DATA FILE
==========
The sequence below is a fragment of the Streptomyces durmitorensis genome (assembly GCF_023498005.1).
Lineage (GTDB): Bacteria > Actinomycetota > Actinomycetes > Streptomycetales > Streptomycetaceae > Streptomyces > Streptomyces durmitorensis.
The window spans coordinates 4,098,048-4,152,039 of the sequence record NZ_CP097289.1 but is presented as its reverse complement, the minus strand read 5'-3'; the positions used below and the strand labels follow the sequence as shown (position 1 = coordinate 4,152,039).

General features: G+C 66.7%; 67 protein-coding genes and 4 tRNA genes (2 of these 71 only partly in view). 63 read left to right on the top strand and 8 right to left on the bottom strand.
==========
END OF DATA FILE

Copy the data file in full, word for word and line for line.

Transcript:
The sequence below is a fragment of the Streptomyces durmitorensis genome (assembly GCF_023498005.1).
Lineage (GTDB): Bacteria > Actinomycetota > Actinomycetes > Streptomycetales > Streptomycetaceae > Streptomyces > Streptomyces durmitorensis.
The window spans coordinates 4,098,048-4,152,039 of the sequence record NZ_CP097289.1 but is presented as its reverse complement, the minus strand read 5'-3'; the positions used below and the strand labels follow the sequence as shown (position 1 = coordinate 4,152,039).

General features: G+C 66.7%; 67 protein-coding genes and 4 tRNA genes (2 of these 71 only partly in view). 63 read left to right on the top strand and 8 right to left on the bottom strand.